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Alan Kreuger, WH: 243K New Jobs Created - Unemployment Falls to 8.3%

February 3, 2012

The U.S. says its labor market surged last month, with nearly a quarter million workers added to company payrolls, and that its unemployment rate fell to 8.3 percent, the lowest in almost three years.

In its closely watched monthly report, the government said Friday that 243,000 jobs were added to the economy, a month after the world's largest economy recorded 200,000 new jobs. The January figure — the biggest addition in nine months — substantially exceeded the early estimates of economists. Analysts said the report signaled that the sluggish U.S. economic recovery might be advancing at a faster pace than first thought.

The jobs report and the jobless rate have perhaps become the two biggest barometers of the sluggishly advancing American economy. Central bank chief Ben Bernanke said this week that the recovery from the nation's 2007 to 2009 recession, its worst economic downturn in seven decades, has been been “frustratingly slow” and is likely to advance by no more than 2.7 percent this year.

"The pattern is definitely indicating the economy is improving," Alan Kreuger, chairman of President Obama's Council of Economic Advisors, said.

But the January jobs report — and the unexpected drop in the jobless rate from December's 8.5 percent rate — also could boost the re-election prospects for President Barack Obama, a Democrat seeking a second four-year term in the national election next November. The two leading contenders seeking the Republican nomination to oppose him — one-time venture capitalist Mitt Romney and former House Speaker Newt Gingrich — have regularly unleashed verbal assaults on the president's handling of the economy, calling for less government regulation of American corporations as a way to boost the country's economic fortunes.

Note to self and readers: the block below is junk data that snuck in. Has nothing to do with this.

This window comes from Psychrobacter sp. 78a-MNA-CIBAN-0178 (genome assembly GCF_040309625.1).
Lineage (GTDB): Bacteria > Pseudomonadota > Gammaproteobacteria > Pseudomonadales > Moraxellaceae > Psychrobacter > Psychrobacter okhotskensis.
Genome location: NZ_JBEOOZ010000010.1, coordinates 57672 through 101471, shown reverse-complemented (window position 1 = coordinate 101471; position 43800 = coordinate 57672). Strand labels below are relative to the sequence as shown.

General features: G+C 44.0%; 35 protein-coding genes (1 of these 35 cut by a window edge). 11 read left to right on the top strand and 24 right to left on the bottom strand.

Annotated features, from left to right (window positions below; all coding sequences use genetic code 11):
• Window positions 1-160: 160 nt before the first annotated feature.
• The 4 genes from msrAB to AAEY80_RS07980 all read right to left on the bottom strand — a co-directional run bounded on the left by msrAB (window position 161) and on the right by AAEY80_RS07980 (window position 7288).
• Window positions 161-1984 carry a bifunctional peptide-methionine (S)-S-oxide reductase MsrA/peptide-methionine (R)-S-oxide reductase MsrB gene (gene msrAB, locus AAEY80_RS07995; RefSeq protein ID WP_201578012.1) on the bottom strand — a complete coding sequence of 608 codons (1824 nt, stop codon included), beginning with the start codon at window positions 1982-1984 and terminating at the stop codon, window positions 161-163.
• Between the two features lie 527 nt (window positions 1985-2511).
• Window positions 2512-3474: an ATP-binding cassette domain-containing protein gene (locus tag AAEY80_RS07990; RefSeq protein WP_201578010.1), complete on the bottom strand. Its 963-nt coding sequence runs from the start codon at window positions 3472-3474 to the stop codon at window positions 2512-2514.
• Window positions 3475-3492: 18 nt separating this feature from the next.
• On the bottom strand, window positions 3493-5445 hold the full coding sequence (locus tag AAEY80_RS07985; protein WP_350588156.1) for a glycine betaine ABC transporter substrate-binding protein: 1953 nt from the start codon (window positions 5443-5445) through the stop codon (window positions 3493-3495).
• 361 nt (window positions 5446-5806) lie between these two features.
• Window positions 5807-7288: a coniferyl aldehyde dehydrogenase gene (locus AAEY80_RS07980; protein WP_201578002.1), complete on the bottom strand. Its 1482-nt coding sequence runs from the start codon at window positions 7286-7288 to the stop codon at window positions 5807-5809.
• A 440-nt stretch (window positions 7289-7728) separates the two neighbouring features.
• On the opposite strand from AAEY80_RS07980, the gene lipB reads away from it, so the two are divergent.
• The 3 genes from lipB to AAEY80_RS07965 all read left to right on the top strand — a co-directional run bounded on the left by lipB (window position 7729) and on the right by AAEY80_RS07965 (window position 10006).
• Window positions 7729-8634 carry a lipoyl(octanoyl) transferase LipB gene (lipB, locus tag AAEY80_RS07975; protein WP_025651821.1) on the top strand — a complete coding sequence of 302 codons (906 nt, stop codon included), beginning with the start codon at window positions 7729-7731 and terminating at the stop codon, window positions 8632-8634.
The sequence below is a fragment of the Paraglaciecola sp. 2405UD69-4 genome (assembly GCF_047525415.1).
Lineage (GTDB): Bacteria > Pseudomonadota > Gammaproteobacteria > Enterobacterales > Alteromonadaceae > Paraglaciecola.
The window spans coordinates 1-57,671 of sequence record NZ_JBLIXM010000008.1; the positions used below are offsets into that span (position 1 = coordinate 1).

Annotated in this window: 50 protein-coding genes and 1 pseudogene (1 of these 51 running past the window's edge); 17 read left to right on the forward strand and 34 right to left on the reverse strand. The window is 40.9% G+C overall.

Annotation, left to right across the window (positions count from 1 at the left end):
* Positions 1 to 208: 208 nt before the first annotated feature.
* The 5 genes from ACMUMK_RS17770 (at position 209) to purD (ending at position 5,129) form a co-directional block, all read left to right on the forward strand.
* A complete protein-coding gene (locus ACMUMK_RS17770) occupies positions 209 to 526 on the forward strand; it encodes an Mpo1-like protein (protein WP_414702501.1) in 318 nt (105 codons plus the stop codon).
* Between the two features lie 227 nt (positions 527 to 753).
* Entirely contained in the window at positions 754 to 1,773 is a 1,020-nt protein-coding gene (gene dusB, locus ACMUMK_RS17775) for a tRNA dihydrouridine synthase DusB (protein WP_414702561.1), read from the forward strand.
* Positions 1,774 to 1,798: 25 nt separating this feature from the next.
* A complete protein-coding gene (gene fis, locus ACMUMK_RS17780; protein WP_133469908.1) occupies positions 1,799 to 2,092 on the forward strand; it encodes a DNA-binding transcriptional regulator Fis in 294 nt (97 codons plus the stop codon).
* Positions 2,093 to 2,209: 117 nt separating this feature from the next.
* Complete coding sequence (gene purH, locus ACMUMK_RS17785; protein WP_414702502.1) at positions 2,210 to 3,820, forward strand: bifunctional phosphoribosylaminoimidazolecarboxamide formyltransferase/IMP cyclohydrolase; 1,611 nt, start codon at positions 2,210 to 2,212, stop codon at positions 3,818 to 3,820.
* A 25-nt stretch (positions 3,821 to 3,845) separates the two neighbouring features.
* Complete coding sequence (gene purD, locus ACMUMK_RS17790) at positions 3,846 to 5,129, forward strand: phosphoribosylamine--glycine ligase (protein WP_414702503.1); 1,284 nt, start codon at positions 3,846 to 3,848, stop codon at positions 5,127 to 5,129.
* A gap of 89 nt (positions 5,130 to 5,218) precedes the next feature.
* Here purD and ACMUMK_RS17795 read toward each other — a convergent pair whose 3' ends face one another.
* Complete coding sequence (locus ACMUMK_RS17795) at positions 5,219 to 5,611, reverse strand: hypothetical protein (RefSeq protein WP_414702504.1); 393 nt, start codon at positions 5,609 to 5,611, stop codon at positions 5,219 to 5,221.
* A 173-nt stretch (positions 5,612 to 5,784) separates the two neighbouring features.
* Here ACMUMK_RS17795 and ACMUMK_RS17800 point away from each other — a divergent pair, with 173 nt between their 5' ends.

Analysts say the additional number of U.S. jobs the last two months are a sign the American economy is growing at a time when some other economies across the globe, such as in Europe, have virtually stalled, or slowed, as is the case in China and India.

Even with the additional jobs added to the labor market in January, the U.S. has fallen far short of replacing the 8.7 million jobs lost in the recession. About 13 million workers remain unemployed, while millions more have stopped looking for work and are not factored into the monthly jobless rate.

The state of the U.S. economy has become the prime issue in the emerging presidential campaign, with many voters saying they disapprove of the way that President Barack Obama has overseen the recovery.

Mr. Obama has said that without the still-controversial economic boost the government provided some American corporations during the worst days of the recession, the national economy would be in worse shape. The country's housing market has been particularly troubled, with millions of unemployed homeowners losing their houses to bank foreclosures when they could no longer make their monthly loan payments.

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